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Meet Hope's ‘Academic Skills Mentors'

If you need a little support with the academic side of life at university, don’t ever be afraid to reach out for help.   

That’s the message from these ‘Academic Skills Mentors’ at Liverpool Hope University. 

And they’ve described how they could provide valuable advice on a huge variety of abilities that many students never even knew they needed. 

The Academic Skills Mentors are a unique asset at Hope, attached to the Library service. 

The Mentors are all studying at postgraduate level at Hope - so they’ve lived and breathed the undergraduate experience and are fully-equipped to pass on what they’ve learned. 

Offering support on everything from essay and dissertation planning and critical writing, to time management and how to craft those tricky literature reviews, they can be booked via the Library website

And here we speak to three current Mentors, who described precisely what is they can offer: 

 

Tommy Millea - “Our service is more relevant today than it ever was.”

Tommy Millea academic skills mentor

Liverpool born Tommy knows all about academic skills - he’s currently working towards a PhD in History at Hope and plans to become a university lecturer himself. 

And Tommy, who has worked in the Library since 2017, says his work as a Mentor is heavily influenced by the challenges created by the global pandemic. 

The 27-year-old explains: “You have to bear in mind the impacts of Covid-19. 

“Many students had little in the form of face-to-face sessions for the best part of two years and that has created very unique needs. 

“That’s why our service is more relevant today than it ever was.”

One of the things offered by Hope’s Academic Skills Mentors is ‘critical reading and note-taking’.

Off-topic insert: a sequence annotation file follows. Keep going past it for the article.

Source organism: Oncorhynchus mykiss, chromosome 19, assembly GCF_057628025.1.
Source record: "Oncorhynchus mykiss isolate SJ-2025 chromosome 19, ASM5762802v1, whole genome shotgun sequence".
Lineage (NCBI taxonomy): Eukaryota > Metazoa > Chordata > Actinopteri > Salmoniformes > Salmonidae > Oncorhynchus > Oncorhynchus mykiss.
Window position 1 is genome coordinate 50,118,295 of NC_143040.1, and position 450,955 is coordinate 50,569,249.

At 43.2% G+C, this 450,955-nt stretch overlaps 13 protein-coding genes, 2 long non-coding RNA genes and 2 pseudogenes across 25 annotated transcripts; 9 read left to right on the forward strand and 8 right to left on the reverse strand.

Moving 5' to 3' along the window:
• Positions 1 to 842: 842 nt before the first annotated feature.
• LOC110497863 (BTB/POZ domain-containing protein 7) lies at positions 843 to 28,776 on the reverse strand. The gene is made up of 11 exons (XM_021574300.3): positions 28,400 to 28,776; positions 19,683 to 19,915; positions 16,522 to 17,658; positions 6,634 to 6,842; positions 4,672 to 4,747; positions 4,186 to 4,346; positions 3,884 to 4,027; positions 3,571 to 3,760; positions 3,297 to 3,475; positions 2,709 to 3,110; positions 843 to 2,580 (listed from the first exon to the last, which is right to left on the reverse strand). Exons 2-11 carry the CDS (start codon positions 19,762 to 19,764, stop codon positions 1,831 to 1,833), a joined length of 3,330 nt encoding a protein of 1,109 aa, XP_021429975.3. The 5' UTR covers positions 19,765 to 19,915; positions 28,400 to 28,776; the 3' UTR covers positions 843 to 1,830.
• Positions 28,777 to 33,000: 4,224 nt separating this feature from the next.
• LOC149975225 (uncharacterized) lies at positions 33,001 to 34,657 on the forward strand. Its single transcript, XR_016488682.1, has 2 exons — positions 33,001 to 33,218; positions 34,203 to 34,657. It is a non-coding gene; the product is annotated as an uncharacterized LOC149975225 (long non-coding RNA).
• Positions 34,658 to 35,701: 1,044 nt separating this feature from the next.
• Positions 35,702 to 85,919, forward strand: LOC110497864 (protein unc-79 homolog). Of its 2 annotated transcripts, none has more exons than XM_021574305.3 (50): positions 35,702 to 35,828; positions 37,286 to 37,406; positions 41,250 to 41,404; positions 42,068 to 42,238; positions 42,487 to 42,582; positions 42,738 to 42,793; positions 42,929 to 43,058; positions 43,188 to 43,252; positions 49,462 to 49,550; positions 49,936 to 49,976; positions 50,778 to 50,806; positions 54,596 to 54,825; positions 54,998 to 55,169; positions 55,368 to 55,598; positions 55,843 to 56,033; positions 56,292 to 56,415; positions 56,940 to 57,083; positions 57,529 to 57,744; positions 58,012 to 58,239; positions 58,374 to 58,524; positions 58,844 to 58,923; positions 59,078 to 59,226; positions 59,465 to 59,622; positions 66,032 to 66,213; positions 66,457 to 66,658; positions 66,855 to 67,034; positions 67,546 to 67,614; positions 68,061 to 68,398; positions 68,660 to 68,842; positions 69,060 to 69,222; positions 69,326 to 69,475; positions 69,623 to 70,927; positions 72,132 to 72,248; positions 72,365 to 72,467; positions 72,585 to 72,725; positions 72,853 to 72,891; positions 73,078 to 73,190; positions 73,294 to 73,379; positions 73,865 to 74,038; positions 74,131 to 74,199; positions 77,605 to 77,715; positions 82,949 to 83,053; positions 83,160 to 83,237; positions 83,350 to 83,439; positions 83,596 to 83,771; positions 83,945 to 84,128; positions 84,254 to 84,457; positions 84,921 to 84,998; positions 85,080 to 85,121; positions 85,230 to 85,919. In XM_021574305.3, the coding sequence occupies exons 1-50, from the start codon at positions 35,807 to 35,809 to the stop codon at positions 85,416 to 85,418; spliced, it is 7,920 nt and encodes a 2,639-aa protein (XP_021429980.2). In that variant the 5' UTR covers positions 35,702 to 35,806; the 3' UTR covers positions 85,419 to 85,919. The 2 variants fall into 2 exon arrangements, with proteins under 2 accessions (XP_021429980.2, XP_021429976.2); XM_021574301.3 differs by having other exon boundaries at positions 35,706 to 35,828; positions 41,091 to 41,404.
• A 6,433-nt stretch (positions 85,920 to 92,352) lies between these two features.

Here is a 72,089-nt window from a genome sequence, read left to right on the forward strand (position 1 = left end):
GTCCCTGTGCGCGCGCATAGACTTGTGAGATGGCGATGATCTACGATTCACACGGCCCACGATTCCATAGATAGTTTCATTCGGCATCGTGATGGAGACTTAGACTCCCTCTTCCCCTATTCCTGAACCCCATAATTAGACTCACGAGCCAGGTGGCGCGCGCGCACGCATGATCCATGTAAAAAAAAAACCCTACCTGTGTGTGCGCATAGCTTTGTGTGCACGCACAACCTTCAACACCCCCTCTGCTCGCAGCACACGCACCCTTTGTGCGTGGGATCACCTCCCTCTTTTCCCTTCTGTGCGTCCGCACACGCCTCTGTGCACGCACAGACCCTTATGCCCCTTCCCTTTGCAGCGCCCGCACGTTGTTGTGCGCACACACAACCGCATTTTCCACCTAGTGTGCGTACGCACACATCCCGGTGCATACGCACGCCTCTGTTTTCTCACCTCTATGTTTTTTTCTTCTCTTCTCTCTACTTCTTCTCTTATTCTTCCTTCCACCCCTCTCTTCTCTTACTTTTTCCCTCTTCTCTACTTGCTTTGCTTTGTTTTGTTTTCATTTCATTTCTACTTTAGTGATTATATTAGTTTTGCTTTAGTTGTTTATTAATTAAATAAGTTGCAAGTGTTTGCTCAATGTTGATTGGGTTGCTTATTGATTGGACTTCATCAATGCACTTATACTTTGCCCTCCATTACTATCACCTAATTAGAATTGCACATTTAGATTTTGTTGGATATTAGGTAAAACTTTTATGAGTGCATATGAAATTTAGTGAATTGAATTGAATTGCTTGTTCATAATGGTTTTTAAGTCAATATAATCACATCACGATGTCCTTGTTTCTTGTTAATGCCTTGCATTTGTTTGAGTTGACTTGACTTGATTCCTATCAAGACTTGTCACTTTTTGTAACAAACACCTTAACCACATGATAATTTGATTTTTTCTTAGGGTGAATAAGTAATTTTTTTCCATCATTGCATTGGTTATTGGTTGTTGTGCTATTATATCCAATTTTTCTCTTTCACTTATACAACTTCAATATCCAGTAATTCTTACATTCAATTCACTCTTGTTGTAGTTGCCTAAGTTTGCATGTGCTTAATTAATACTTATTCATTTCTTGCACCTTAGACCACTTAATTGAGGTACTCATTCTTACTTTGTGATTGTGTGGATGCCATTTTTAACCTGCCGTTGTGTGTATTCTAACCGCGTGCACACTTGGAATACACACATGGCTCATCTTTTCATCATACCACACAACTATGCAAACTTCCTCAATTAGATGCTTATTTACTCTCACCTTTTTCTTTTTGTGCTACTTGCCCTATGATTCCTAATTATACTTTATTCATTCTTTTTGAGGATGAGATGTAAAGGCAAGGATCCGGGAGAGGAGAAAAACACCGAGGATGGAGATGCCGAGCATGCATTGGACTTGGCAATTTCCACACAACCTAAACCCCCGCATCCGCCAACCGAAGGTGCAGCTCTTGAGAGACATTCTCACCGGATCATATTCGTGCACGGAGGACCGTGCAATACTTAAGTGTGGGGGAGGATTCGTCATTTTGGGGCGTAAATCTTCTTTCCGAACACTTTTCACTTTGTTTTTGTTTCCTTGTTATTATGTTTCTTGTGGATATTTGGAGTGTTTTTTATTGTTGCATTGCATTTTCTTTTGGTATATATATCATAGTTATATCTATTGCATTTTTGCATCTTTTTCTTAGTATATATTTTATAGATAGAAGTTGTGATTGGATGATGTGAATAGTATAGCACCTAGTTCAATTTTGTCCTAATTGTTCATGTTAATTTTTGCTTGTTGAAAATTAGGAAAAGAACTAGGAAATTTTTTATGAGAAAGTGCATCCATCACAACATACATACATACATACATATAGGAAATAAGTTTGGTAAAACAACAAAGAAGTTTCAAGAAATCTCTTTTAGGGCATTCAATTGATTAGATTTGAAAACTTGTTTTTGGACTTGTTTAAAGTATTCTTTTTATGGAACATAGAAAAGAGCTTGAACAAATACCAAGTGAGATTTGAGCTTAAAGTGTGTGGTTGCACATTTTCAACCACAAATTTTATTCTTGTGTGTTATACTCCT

And Tommy says that while students might think they already know how to read and take notes, getting it right is a really important part of university life. 

He adds: “Reading is obviously something that most students are able to do well. But we expand on that - advising students on how to understand what it is they’re looking for before they even pick up the text. 

“If you have a good idea of precisely what your essay is going to speak about, or what information you need for your exam, you can really hone your text-reading skills - and also question the writer’s arguments, asking yourself whether you really agree with them or not.

“It’s about getting into the habit of writing critically and thinking critically as well.”

Mentors can also help students really understand academic feedback, too. 

Tommy adds: “We talk to first year students who struggle with the wording used in academic feedback. And, of course, they could go straight to the academic and ask for clarification - and I’m sure the tutor would support them completely - but often they feel more comfortable coming to us. 

“And, in general, I’d encourage students to ask questions, make sure they understand something, and know that the support is there for them whenever they need it.”

 

Georgina Bailey - “The transition to academic writing is tough - but we can help.”

georgina bailey academic skills mentor

Psychology PhD student Georgina has been a Mentor at Hope since 2019. 

And a big part of her role is helping undergraduates really get to grips with the nuances of academic writing. 

She adds: “A lot of people can write, and a lot of people can write well. But whether they can write well and get the marks for doing that in a specific rubric, is very different.